The Criminal Justice and Courts Bill is due to receive Royal Assent today. It establishes a new type of child prison, the ‘secure college’. The first is planned to be built on the grounds of Glen Parva, an adult prison in Leicestershire. It will hold 320 children, making it one of the largest child prisons in Europe.

Preparations for the new East Midlands prison go back several years, to the last Labour government, though originally it was to hold 360 boys aged 15 to 17 and it would have been called a ‘young offender institution’ like other prisons for children and young adults. The ‘secure college’ branding came with the announcement that children as young as 12, and both boys and girls, would be detained in the Leicestershire prison.

The Labour Party opposed the controversial plans as the Bill went through Parliament. Strong opposition in the Lords, led by the cross-bencher and former chief inspector of prisons Lord David Ramsbotham, resulted in a government concession that girls and children aged 14 and under would not be imprisoned in any secure college without the express agreement of both the Commons and the Lords at some future date.

Peers failed to remove provisions in the Bill empowering custody officers to use force on children to ensure good order and discipline. Similar powers given to officers in G4S and Serco secure training centres were quashed by the Court of Appeal in 2008 as they were deemed unnecessary and a breach of children’s human dignity.
Read Crook’s letter here.

Child in police cell for 44 hours with no food or water

The report of a child protection inspection of Nottinghamshire police, published today (11 February), reveals a 16 year-old girl was held in police cells for 52 hours before being taken to hospital. It was only after 44 hours had passed that police officers realised the child had been given no food or water. A paramedic treated the girl before her transfer to hospital. She was one of 11 children detained by Nottinghamshire police under mental health legislation between June 2013 and May 2014. Inspectors described the custody suite as being ‘imposing and an unsuitable environment in which to safeguard a vulnerable child’.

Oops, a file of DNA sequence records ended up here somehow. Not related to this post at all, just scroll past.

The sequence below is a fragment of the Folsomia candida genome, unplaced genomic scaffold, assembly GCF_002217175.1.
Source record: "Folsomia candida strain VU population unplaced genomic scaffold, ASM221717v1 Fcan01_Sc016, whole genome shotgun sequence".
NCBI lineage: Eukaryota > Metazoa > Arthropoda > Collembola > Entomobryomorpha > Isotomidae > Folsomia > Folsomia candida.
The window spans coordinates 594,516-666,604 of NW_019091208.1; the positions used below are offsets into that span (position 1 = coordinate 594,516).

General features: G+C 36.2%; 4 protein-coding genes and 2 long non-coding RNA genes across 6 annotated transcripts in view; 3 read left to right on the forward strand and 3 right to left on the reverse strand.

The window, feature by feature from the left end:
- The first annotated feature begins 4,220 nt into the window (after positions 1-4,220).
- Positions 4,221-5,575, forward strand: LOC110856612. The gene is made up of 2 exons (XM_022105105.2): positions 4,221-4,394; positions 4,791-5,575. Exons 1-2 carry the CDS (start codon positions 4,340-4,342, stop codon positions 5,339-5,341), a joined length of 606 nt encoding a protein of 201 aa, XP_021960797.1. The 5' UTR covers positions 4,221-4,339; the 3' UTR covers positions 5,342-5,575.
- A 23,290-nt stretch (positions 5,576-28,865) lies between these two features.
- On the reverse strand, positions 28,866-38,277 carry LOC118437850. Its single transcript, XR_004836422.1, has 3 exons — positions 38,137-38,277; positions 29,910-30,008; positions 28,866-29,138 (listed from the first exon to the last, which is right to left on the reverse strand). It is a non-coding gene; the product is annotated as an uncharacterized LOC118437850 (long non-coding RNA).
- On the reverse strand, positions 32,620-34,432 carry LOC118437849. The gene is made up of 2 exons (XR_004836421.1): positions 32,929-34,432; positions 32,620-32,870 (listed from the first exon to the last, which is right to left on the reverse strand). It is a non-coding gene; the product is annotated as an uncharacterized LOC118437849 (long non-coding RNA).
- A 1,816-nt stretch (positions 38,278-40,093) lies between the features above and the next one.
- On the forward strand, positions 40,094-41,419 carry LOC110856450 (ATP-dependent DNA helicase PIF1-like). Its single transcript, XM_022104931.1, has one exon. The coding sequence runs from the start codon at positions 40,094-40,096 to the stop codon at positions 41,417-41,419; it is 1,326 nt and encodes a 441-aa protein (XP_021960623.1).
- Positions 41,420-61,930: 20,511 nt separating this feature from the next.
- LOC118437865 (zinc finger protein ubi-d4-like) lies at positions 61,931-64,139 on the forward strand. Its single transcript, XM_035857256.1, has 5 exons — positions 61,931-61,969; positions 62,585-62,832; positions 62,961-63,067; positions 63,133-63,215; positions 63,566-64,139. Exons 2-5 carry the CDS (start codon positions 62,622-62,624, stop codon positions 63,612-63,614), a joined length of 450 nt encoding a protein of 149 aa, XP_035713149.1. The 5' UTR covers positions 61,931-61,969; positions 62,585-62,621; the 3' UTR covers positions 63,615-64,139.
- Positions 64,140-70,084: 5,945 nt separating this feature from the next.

Last week, the Home Affairs Committee in Parliament backed a change to the law to prevent police cells ever being used as a place of safety for poorly children, a move which also has the backing of the Home Secretary Theresa May.

Read the inspection report.

Have your say about children’s homes

Ofsted, the organisation that inspects children’s services, is asking children and young people who live in children’s homes to give their views about the care they receive. Children and young people should be given the link to the online survey from their children’s home.  You can also contact Ofsted directly on 0300 123 1231 or enquiries@ofsted.gov.uk.

The survey runs until 4 May 2015. Children and young people in foster care are also encouraged to give their views.